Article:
However, underneath this sentiment is a deeper yearning for God’s governance of the world to please the heart (Janzen). For the order of the universe to be beautiful and for the world to be a place where justice and mercy balance each other out perfectly. Instead, Job can only see a world where the distinction between innocence and guilt doesn’t exist (Newsom). A world where there is no distinction between the righteous and the wicked (Newsom). A world where the whole moral order is topsy-turvy. Therefore, Job has no choice but to sue.
The end of the chapter — the last part of our text for this morning — ends with Job pleading for an arbitrator. He does not see how he can honestly return to a state of happiness (Job 9:27). And he does not believe it would make any difference in the larger scheme of things if he were to ritually cleanse himself (Job 9:30-31). Thus, he must seek an authority higher than God who can restrain God’s power and wisdom so that a fair trial can occur (Newsom). Job longs for common ground with God but sees no way to find it (Janzen).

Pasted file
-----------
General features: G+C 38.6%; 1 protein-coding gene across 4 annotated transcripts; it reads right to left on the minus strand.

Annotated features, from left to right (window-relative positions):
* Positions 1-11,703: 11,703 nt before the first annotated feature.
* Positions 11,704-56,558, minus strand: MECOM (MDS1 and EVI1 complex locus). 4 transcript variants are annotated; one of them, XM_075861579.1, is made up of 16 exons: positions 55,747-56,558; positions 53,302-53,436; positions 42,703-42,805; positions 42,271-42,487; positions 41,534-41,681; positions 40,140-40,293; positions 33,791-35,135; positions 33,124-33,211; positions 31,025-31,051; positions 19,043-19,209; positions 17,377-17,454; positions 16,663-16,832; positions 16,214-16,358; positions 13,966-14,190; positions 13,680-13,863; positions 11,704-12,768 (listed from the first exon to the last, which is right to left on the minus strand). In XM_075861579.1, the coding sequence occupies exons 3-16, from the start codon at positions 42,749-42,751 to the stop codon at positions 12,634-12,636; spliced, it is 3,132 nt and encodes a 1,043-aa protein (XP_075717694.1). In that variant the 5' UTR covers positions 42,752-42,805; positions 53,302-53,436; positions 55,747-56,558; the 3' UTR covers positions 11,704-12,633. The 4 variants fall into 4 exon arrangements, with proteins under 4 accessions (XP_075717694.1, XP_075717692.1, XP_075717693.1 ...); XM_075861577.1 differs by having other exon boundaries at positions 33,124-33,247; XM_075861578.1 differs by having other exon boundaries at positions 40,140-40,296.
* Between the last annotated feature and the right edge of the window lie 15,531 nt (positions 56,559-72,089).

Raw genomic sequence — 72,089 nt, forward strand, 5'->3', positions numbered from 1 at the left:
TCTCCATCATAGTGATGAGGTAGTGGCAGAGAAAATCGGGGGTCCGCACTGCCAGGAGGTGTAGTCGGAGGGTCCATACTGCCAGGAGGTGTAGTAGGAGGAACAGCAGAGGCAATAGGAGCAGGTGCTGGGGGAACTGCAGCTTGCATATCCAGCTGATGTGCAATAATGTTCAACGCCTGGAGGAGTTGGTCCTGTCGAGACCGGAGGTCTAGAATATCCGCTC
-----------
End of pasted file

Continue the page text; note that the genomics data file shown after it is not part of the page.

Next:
Now, it’s at this point that I feel like, as your preacher, I am supposed to step in and be a witness on the side of God. It feels like I should mount a defense of God. But the truth is that I don’t have the desire or the stomach to. Basically, I think Job has a good point. And, in any case, that’s not what the book of Job is about. The book is not what folks call a theodicy, a way of defending God (Chase). Job’s friends are the ones in the book who try to defend God, and, in the end, they are condemned for not speaking what is right (Chase). Instead, I think the book poses a series of questions that go underneath theodical attempts which scholar Samuel Ballentine puts so well: “What if God only invites relationships in which certain things cannot be said, cannot be examined or even imagined? What if innocent suffering is simply a given, a fact of life that makes no claim on God or on those who would be stewards of God’s justice in the world?” (181). But remember Cleveland Park that at the end of the book, Job is the one who is said to be speaking what is right. So perhaps something else is true. Again Ballentine: “What if God is not only open to but desirous of relationships in which hard questions are raised about matters of divine justice? “What if it is given to humankind to take innocent suffering so seriously that even God can be challenged to respond more decisively, more justly, one might say, more humanely?” (181).